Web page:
WASHINGTON (Reuters) - U.S. state and local governments cut thousands of jobs in June, pushing their payrolls down to the lowest in five years, according to Labor Department data released on Friday, and analysts do not expect the losses to end any time soon.
Local governments shed 18,000 jobs and state governments cut 7,000 in June. The level of local government employment -- 14.143 million employees -- is the lowest since June 2006. State government employment is the lowest since August 2006.
"Today's employment report reflects continued belt-tightening at the state and local level and the trend we have previously noted, a trickle-down in budget cuts from the state to the local level," wrote Natalie Cohen, senior analyst at Wells Fargo Securities, in a research note.
The National League of Cities, which represents civic officials, foresees further job cuts for at least the next 18 months. In a statement commenting on the Labor Department report, the group voiced concerns that continued public job losses will also dampen job growth in the private sector.
Altogether, nonfarm payrolls rose by 18,000 in June, and the unemployment rate notched up to 9.2 percent.
Cuts have been particularly deep in education. In June alone, local governments shed 12,600 education positions. Since last August, when concerns about mass layoffs at public schools spurred Congress to send states millions of dollars, local education has lost 124,300 jobs.
Cohen noted the Labor Department also reported the educational services category in the private sector dropped 17,400 positions in June.
"With the layoffs in public education at the state and local levels and the reduction among private school employees, students shifting into public education are likely to see larger class sizes and fewer resources come this fall. It is our view that we are also likely to see a similar pattern next month," she wrote.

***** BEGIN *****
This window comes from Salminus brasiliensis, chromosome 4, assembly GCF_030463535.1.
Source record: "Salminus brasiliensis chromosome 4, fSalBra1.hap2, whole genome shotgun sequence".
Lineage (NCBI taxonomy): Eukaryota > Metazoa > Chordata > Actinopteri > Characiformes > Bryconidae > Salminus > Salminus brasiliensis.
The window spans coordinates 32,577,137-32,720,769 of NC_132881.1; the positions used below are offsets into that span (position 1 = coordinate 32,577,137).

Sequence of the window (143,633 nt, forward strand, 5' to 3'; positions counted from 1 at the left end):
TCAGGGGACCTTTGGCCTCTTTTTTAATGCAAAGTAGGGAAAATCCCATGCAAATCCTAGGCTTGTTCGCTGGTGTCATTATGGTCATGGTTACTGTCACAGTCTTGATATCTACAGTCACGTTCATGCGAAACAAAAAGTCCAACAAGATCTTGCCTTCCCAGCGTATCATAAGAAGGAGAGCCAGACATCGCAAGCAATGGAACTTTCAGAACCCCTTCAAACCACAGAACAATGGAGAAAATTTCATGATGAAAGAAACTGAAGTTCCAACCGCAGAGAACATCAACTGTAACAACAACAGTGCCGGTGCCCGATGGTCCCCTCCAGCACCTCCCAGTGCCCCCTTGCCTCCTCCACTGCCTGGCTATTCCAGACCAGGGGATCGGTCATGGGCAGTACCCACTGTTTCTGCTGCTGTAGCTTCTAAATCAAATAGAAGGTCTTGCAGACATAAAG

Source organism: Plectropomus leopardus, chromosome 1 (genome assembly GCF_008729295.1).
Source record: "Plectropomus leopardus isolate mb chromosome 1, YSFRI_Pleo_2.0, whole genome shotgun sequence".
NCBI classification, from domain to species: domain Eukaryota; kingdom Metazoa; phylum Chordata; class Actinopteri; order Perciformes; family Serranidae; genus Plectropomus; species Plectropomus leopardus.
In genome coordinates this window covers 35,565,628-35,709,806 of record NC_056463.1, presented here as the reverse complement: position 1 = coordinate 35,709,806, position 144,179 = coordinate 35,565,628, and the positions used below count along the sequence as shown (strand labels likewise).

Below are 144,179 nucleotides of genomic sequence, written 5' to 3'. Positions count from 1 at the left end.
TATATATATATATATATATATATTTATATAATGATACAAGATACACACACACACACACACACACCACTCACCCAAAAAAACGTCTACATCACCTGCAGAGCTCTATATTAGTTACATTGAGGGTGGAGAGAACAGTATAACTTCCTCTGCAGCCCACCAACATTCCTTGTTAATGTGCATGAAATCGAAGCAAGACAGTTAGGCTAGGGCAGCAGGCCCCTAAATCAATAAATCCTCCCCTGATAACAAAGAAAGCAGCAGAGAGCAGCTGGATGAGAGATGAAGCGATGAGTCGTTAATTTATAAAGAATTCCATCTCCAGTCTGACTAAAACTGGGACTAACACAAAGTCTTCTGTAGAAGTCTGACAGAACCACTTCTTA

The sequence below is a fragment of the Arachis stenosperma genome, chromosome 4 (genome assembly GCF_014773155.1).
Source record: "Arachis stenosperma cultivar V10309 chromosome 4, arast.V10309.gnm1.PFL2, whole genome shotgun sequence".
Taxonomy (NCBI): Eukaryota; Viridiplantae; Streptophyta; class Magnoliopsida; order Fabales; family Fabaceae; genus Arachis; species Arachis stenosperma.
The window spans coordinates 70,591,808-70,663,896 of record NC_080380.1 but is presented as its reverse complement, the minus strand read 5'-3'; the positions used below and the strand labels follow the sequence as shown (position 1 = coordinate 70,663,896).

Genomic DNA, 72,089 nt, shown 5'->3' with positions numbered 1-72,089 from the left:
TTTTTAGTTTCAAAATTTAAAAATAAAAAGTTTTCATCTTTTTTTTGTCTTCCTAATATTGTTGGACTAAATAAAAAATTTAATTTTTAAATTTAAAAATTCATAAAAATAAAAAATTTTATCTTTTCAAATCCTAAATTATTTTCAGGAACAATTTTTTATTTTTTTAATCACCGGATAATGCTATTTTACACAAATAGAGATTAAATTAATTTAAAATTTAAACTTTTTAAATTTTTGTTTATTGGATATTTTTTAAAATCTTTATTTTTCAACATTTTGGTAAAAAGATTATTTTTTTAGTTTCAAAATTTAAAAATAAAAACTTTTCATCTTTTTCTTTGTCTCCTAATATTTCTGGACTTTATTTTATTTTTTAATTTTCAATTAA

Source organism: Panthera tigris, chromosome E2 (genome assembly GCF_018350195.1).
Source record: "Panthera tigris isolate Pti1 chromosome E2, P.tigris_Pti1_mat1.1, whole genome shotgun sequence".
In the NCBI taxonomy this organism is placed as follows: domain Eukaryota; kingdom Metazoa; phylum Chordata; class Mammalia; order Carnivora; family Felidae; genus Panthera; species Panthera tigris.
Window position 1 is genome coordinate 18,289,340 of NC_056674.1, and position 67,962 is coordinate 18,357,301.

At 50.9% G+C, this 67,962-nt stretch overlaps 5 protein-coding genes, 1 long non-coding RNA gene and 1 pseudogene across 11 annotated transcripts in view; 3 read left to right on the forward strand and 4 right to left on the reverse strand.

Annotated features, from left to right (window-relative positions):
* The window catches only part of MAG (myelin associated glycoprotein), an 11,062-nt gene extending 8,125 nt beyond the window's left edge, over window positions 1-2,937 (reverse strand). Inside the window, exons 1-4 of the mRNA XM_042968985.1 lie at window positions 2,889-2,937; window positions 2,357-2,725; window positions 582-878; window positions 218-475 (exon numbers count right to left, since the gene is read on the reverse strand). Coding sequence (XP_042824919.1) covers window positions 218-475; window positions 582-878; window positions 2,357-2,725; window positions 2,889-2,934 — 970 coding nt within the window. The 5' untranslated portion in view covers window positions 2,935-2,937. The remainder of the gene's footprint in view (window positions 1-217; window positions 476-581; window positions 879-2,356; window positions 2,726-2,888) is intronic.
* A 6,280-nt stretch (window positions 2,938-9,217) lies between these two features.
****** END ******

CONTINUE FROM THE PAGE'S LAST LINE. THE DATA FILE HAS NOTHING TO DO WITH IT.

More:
The housing bust, financial crisis and recession devastated state and local tax revenues. For more than three years, states have cut spending, hiked taxes, borrowed and turned to the federal government for help in keeping their budgets balanced. Now, with few places left to find savings, they are rolling back funds for cities, counties and school districts.
The resulting layoffs could become a drag on the national economy. The recession officially ended in 2009, and typically during a recovery period, government employment grows, according to the Economic Policy Institute, a think tank.
During recoveries from the last two recessions, government employment grew at an average rate of 1.7 percent. If that were the case during the current recovery, "the economy today would have 800,000 more jobs," it wrote in a recent report.
"This would not solve all of today's labor market crises, of course, but these jobs would knock at least a half of a percentage point off of the current unemployment rate," it said.